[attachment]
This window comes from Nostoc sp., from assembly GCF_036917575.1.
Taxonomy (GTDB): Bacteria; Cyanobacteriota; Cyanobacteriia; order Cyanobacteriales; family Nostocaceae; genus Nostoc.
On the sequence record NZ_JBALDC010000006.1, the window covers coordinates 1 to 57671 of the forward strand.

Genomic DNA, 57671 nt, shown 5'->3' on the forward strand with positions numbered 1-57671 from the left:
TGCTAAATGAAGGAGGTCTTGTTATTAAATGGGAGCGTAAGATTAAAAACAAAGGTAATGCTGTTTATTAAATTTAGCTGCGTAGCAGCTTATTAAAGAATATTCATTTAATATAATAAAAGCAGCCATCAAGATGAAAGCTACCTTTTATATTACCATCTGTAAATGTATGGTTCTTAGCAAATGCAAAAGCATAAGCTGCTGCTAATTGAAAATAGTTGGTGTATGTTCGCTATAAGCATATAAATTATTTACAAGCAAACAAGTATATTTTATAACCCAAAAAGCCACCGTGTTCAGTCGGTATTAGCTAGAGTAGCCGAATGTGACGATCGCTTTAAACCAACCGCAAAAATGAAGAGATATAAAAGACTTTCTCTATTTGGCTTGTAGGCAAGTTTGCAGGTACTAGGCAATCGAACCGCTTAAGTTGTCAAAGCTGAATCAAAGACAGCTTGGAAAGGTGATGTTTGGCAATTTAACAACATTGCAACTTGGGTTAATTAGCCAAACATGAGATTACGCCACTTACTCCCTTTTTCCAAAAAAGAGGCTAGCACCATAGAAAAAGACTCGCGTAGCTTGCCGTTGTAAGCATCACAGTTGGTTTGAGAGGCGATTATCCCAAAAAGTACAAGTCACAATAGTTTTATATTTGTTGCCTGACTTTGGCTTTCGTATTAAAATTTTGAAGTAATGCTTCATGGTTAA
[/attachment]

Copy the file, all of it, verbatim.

This window comes from Nostoc sp., from assembly GCF_036917575.1.
Taxonomy (GTDB): Bacteria; Cyanobacteriota; Cyanobacteriia; order Cyanobacteriales; family Nostocaceae; genus Nostoc.
On the sequence record NZ_JBALDC010000006.1, the window covers coordinates 1 to 57671 of the forward strand.

Genomic DNA, 57671 nt, shown 5'->3' on the forward strand with positions numbered 1-57671 from the left:
TGCTAAATGAAGGAGGTCTTGTTATTAAATGGGAGCGTAAGATTAAAAACAAAGGTAATGCTGTTTATTAAATTTAGCTGCGTAGCAGCTTATTAAAGAATATTCATTTAATATAATAAAAGCAGCCATCAAGATGAAAGCTACCTTTTATATTACCATCTGTAAATGTATGGTTCTTAGCAAATGCAAAAGCATAAGCTGCTGCTAATTGAAAATAGTTGGTGTATGTTCGCTATAAGCATATAAATTATTTACAAGCAAACAAGTATATTTTATAACCCAAAAAGCCACCGTGTTCAGTCGGTATTAGCTAGAGTAGCCGAATGTGACGATCGCTTTAAACCAACCGCAAAAATGAAGAGATATAAAAGACTTTCTCTATTTGGCTTGTAGGCAAGTTTGCAGGTACTAGGCAATCGAACCGCTTAAGTTGTCAAAGCTGAATCAAAGACAGCTTGGAAAGGTGATGTTTGGCAATTTAACAACATTGCAACTTGGGTTAATTAGCCAAACATGAGATTACGCCACTTACTCCCTTTTTCCAAAAAAGAGGCTAGCACCATAGAAAAAGACTCGCGTAGCTTGCCGTTGTAAGCATCACAGTTGGTTTGAGAGGCGATTATCCCAAAAAGTACAAGTCACAATAGTTTTATATTTGTTGCCTGACTTTGGCTTTCGTATTAAAATTTTGAAGTAATGCTTCATGGTTAA